1014 = "" (Using only the consonant sounds of the number "1014" along with upper- and lower-case characters, and punctuation makes a very good password.)

or this way

"tnfrteen" (I'm using a consonant-only part "tnfr" with a consonant and vowel part "teen".)

or this way

"tnfrtn24" (I'm using only consonant sounds and a condensed form of the number 1014 (10+14=24).)

Et cetera.

Using the above combination of strategies can bring about a very secure password because even if a snooper finds out or guesses correctly that your password is based on the number 1014 (which would be very hard to do since it wouldn't be written down), he or she would still have a very hard time getting into your files or accounts.


Here are some examples based on words.

You can base a password on the street name Cedar Creek this way.

"cedrK.rK" or "sdr.K.rK," etc., etc.

You can use the phrase Illinois in the summer this way.

"isinTEsr" (I'm using the first and last letters of each word in the phrase "illinois in ThE summer". Notice that I used caps to make the password even stronger.)

You can use the random location Beeler, Kansas this way.

"blr.CnZs" – (The use of no vowels, both upper and lower cases, punctuation, and alternate spellings (the C and theZ) all combine to code the password.)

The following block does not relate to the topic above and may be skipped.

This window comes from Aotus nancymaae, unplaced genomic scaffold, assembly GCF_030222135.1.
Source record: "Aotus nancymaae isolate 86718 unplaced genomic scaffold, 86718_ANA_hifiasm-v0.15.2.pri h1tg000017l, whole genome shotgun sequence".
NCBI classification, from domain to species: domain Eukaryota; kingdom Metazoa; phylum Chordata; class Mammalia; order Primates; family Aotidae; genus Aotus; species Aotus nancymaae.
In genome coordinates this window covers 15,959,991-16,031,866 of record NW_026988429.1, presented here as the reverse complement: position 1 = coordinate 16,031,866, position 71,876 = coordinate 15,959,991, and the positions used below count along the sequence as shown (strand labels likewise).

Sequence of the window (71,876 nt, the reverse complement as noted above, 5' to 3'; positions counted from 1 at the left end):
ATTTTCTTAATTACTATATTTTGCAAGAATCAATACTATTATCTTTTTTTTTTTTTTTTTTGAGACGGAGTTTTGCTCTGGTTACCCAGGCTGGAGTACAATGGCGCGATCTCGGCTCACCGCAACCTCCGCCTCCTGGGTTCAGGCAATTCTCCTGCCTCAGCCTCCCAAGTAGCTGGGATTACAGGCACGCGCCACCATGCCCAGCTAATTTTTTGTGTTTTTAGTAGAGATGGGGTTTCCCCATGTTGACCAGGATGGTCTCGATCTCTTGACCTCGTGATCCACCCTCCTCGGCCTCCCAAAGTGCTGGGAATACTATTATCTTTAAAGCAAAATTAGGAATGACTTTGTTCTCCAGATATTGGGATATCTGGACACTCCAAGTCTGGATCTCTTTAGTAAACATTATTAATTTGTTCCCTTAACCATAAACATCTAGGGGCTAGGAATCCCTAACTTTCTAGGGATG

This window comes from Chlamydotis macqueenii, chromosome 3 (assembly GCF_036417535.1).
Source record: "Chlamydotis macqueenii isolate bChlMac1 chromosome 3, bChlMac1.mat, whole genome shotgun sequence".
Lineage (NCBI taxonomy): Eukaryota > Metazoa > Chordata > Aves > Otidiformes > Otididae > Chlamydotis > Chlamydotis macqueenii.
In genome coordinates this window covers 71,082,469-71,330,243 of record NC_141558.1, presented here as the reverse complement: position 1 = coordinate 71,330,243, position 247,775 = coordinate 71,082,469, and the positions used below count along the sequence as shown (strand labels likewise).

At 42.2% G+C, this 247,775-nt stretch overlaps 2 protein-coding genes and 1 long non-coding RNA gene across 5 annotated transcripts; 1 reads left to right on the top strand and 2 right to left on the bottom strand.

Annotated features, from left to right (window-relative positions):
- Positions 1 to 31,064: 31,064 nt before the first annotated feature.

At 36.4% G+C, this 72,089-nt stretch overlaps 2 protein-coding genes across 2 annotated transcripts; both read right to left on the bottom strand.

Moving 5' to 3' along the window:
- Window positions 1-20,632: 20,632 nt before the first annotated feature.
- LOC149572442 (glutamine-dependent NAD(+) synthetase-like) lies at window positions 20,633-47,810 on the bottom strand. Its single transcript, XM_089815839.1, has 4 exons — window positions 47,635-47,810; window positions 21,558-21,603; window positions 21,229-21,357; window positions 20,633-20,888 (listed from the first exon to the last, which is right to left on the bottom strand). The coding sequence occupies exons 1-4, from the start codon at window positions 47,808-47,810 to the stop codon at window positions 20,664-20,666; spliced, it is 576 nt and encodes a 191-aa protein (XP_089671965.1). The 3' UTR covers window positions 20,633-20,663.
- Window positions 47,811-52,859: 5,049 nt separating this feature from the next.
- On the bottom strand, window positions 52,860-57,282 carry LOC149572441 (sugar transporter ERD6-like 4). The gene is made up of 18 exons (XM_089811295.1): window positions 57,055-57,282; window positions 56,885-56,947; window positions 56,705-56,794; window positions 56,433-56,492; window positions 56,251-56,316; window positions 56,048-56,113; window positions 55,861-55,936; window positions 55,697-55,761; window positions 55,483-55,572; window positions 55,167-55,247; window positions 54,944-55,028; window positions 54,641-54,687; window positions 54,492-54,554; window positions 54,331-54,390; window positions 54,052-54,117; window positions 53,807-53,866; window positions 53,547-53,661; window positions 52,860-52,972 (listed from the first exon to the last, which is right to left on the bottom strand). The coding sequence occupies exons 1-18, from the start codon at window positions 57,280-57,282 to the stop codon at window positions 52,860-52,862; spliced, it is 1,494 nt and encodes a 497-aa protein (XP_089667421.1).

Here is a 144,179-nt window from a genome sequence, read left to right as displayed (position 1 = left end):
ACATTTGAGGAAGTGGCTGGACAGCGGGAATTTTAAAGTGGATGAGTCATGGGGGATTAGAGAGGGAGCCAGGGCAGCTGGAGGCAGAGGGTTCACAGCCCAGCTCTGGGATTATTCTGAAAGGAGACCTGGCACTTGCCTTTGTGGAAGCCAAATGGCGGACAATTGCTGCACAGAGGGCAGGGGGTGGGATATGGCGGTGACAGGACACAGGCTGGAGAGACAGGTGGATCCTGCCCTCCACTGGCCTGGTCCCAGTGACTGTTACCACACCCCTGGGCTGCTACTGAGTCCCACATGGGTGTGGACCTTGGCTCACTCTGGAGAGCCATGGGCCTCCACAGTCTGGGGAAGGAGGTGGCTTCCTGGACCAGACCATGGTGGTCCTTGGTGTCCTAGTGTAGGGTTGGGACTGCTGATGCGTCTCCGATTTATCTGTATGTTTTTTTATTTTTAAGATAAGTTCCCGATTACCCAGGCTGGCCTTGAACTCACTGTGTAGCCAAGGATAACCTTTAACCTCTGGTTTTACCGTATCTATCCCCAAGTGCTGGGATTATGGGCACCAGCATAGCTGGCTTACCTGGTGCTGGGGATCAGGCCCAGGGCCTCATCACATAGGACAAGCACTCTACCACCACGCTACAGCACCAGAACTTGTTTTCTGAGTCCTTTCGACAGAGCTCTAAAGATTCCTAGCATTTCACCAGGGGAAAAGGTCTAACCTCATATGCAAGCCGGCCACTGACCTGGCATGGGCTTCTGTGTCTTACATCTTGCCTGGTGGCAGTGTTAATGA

Eight spaces that are coded into what SEEMS to be a random set that's based on a randomly selected word, name, or phrase can make a very-high-quality password and one that's easy to remember.

To make the above Beler-Kansas-based password even stronger, throw in a number.

"b1r.CnZs" (the number "1" will be easy to remember because it is being substituted for the letter "l"; the number "2" could be used instead of the letter "n" (because the letter "n" has two parts) and the password would become "b1r.C2Zs")

Et cetera.

There are other ways to code memorable words or numbers into passwords. It's best to not mention any more here. Use your imagination to find more if you wish. You can let your mind wander while pondering the possibilities and see what associations come to mind that can easily be remembered.If the association is far-fetched or humorous, it will probably be more memorable yet harder to guess.

What you end up with is a seemingly random set for a password that is easily remembered.


On today's Internet, one tends to build up several accounts and memberships after a year or two. Experts say that it's best if each membership and account has its own password.